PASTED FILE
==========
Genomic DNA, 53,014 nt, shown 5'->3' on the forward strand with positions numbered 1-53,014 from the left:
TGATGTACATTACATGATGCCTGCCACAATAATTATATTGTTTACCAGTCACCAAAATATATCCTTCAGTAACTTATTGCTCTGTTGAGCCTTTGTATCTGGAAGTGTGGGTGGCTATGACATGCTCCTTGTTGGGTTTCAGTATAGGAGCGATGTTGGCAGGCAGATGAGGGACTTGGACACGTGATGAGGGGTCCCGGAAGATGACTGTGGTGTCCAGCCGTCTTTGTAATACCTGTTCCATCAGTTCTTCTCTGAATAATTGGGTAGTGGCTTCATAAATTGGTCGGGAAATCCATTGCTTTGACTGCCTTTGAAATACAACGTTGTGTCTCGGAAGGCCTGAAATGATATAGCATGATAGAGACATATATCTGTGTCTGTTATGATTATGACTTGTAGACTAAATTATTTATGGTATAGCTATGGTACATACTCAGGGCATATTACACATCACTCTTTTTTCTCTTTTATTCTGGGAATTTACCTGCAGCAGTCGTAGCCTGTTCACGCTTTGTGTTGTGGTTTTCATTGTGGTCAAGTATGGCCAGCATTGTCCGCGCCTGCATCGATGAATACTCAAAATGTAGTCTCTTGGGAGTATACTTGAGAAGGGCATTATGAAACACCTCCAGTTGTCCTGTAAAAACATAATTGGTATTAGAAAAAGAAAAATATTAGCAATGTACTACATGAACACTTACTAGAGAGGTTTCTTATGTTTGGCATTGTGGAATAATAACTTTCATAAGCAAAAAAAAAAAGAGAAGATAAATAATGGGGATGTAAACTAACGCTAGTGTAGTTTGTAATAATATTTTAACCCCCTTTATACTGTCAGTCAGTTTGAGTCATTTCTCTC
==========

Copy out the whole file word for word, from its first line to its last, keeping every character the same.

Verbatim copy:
Genomic DNA, 53,014 nt, shown 5'->3' on the forward strand with positions numbered 1-53,014 from the left:
TGATGTACATTACATGATGCCTGCCACAATAATTATATTGTTTACCAGTCACCAAAATATATCCTTCAGTAACTTATTGCTCTGTTGAGCCTTTGTATCTGGAAGTGTGGGTGGCTATGACATGCTCCTTGTTGGGTTTCAGTATAGGAGCGATGTTGGCAGGCAGATGAGGGACTTGGACACGTGATGAGGGGTCCCGGAAGATGACTGTGGTGTCCAGCCGTCTTTGTAATACCTGTTCCATCAGTTCTTCTCTGAATAATTGGGTAGTGGCTTCATAAATTGGTCGGGAAATCCATTGCTTTGACTGCCTTTGAAATACAACGTTGTGTCTCGGAAGGCCTGAAATGATATAGCATGATAGAGACATATATCTGTGTCTGTTATGATTATGACTTGTAGACTAAATTATTTATGGTATAGCTATGGTACATACTCAGGGCATATTACACATCACTCTTTTTTCTCTTTTATTCTGGGAATTTACCTGCAGCAGTCGTAGCCTGTTCACGCTTTGTGTTGTGGTTTTCATTGTGGTCAAGTATGGCCAGCATTGTCCGCGCCTGCATCGATGAATACTCAAAATGTAGTCTCTTGGGAGTATACTTGAGAAGGGCATTATGAAACACCTCCAGTTGTCCTGTAAAAACATAATTGGTATTAGAAAAAGAAAAATATTAGCAATGTACTACATGAACACTTACTAGAGAGGTTTCTTATGTTTGGCATTGTGGAATAATAACTTTCATAAGCAAAAAAAAAAAGAGAAGATAAATAATGGGGATGTAAACTAACGCTAGTGTAGTTTGTAATAATATTTTAACCCCCTTTATACTGTCAGTCAGTTTGAGTCATTTCTCTC